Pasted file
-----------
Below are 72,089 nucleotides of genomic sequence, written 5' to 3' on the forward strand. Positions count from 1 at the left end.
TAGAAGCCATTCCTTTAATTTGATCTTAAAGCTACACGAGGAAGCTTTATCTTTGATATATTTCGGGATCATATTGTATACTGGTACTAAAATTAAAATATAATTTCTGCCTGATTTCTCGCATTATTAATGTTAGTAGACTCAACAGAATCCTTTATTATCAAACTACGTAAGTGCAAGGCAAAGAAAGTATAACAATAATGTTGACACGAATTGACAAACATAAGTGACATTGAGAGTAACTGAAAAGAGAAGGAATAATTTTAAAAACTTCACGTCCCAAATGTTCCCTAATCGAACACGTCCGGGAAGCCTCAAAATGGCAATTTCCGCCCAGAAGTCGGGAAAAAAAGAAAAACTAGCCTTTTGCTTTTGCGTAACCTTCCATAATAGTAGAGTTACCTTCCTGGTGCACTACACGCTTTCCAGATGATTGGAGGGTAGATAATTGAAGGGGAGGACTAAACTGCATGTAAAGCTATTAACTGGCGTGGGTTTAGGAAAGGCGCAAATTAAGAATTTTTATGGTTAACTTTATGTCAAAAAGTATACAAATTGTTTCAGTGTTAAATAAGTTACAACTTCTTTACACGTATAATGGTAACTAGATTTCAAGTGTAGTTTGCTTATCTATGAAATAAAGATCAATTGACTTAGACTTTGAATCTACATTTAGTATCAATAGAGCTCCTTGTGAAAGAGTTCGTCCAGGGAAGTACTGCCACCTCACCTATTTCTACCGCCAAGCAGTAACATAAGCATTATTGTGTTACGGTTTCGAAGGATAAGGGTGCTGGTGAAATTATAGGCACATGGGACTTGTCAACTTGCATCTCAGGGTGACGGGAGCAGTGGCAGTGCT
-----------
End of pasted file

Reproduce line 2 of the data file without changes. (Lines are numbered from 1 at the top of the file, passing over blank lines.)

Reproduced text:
TAGAAGCCATTCCTTTAATTTGATCTTAAAGCTACACGAGGAAGCTTTATCTTTGATATATTTCGGGATCATATTGTATACTGGTACTAAAATTAAAATATAATTTCTGCCTGATTTCTCGCATTATTAATGTTAGTAGACTCAACAGAATCCTTTATTATCAAACTACGTAAGTGCAAGGCAAAGAAAGTATAACAATAATGTTGACACGAATTGACAAACATAAGTGACATTGAGAGTAACTGAAAAGAGAAGGAATAATTTTAAAAACTTCACGTCCCAAATGTTCCCTAATCGAACACGTCCGGGAAGCCTCAAAATGGCAATTTCCGCCCAGAAGTCGGGAAAAAAAGAAAAACTAGCCTTTTGCTTTTGCGTAACCTTCCATAATAGTAGAGTTACCTTCCTGGTGCACTACACGCTTTCCAGATGATTGGAGGGTAGATAATTGAAGGGGAGGACTAAACTGCATGTAAAGCTATTAACTGGCGTGGGTTTAGGAAAGGCGCAAATTAAGAATTTTTATGGTTAACTTTATGTCAAAAAGTATACAAATTGTTTCAGTGTTAAATAAGTTACAACTTCTTTACACGTATAATGGTAACTAGATTTCAAGTGTAGTTTGCTTATCTATGAAATAAAGATCAATTGACTTAGACTTTGAATCTACATTTAGTATCAATAGAGCTCCTTGTGAAAGAGTTCGTCCAGGGAAGTACTGCCACCTCACCTATTTCTACCGCCAAGCAGTAACATAAGCATTATTGTGTTACGGTTTCGAAGGATAAGGGTGCTGGTGAAATTATAGGCACATGGGACTTGTCAACTTGCATCTCAGGGTGACGGGAGCAGTGGCAGTGCT